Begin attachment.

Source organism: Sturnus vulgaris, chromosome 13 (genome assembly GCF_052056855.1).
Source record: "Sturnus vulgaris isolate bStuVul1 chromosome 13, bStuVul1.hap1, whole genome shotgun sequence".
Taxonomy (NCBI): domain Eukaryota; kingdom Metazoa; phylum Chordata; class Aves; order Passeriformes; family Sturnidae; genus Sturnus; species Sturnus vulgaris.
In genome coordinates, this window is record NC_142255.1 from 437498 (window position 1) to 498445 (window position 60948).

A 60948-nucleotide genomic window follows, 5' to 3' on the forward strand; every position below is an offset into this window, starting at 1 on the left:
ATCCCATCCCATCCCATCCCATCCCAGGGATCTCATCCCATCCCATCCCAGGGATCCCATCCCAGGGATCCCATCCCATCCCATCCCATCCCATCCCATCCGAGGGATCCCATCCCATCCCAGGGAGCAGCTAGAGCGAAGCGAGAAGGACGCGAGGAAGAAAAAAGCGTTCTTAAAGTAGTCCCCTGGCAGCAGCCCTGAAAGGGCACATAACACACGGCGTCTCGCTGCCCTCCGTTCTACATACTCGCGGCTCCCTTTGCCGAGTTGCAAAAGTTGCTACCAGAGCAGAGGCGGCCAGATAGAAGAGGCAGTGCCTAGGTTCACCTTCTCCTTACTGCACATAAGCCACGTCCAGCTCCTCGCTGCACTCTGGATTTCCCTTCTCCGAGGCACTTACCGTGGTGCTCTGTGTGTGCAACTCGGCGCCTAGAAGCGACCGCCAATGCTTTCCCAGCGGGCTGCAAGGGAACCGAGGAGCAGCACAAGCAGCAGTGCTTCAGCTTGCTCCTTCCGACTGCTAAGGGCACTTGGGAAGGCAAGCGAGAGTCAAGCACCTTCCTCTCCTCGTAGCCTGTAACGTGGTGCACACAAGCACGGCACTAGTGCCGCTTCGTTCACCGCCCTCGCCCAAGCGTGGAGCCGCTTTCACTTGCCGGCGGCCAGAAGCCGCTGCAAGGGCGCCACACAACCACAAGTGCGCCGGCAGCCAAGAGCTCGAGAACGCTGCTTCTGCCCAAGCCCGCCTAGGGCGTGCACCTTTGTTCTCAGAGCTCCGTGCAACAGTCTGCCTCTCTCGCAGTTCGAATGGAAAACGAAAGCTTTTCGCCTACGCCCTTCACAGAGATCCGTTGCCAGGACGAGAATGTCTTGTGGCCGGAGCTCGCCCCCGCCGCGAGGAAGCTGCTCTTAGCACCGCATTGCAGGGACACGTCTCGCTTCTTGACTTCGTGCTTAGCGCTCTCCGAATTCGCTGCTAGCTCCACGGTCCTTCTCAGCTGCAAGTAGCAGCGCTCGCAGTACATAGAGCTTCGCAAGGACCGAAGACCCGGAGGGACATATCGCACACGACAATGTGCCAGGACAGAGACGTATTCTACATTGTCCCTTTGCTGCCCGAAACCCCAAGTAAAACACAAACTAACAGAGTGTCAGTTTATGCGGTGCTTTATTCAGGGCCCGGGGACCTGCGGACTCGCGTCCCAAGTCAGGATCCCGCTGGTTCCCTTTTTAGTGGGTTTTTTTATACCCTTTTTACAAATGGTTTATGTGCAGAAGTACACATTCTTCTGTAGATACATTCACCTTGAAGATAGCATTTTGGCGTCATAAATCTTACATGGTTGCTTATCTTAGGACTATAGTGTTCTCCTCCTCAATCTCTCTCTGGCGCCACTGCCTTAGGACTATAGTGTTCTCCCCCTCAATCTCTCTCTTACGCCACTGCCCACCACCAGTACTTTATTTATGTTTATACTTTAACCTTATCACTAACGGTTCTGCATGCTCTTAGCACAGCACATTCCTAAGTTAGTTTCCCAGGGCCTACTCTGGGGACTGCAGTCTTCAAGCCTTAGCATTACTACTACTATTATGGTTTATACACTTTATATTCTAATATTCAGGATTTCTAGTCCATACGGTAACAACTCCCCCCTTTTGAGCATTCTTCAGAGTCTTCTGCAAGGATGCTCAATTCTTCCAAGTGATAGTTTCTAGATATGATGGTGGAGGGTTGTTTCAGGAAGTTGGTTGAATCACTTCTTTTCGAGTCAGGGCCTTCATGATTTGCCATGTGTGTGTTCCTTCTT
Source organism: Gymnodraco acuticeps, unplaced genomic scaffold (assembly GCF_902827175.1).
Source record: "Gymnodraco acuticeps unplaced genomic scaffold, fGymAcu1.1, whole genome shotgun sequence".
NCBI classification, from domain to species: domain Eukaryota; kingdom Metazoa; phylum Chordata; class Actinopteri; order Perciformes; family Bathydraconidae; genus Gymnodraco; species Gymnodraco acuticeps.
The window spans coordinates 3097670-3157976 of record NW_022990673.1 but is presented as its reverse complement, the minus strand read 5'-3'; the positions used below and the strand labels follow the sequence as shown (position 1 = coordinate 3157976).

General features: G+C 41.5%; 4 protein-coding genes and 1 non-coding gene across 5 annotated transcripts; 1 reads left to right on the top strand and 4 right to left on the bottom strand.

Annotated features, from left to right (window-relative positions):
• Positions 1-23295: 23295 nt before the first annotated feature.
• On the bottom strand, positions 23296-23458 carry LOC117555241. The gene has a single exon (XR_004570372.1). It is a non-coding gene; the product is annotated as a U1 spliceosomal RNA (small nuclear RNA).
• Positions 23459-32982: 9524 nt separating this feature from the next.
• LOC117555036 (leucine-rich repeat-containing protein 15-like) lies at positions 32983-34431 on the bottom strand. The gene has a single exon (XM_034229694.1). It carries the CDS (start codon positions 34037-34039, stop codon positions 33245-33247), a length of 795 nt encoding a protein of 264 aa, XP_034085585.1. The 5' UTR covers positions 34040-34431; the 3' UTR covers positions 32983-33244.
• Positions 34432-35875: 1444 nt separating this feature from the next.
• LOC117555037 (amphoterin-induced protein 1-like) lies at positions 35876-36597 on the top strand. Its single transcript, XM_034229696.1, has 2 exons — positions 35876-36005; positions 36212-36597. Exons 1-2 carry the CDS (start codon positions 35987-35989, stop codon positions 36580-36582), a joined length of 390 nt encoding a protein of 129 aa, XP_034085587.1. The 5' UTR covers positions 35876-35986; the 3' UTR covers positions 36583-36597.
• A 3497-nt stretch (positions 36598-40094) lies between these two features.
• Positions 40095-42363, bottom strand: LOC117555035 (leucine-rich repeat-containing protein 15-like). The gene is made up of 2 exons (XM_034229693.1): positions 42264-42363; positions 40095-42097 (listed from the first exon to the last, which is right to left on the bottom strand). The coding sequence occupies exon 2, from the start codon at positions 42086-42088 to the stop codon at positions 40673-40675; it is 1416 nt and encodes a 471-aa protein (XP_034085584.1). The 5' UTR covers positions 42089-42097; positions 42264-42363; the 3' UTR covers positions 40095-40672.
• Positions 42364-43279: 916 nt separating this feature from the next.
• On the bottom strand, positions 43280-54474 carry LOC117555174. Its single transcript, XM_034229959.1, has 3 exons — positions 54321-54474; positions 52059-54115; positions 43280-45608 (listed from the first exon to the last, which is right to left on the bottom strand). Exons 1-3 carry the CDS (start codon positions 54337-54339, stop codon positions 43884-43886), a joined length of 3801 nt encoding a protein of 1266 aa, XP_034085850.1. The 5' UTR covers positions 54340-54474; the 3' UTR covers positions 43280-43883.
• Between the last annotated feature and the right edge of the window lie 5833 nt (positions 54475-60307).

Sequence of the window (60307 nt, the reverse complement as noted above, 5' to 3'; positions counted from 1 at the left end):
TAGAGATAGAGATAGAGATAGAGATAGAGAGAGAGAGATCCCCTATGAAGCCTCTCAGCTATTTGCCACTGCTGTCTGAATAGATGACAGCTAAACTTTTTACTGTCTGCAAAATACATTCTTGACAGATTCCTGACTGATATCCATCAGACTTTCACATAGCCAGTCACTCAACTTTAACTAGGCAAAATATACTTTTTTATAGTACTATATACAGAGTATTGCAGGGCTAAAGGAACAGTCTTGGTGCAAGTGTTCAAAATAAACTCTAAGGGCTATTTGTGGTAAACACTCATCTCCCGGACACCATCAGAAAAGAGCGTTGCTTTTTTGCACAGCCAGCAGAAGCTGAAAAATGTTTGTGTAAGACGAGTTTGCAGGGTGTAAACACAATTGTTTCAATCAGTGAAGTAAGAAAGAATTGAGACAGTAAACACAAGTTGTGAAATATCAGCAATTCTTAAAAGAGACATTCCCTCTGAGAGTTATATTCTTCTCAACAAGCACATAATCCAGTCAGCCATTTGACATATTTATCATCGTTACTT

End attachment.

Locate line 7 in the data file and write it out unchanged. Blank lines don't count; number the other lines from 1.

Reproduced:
Source organism: Gymnodraco acuticeps, unplaced genomic scaffold (assembly GCF_902827175.1).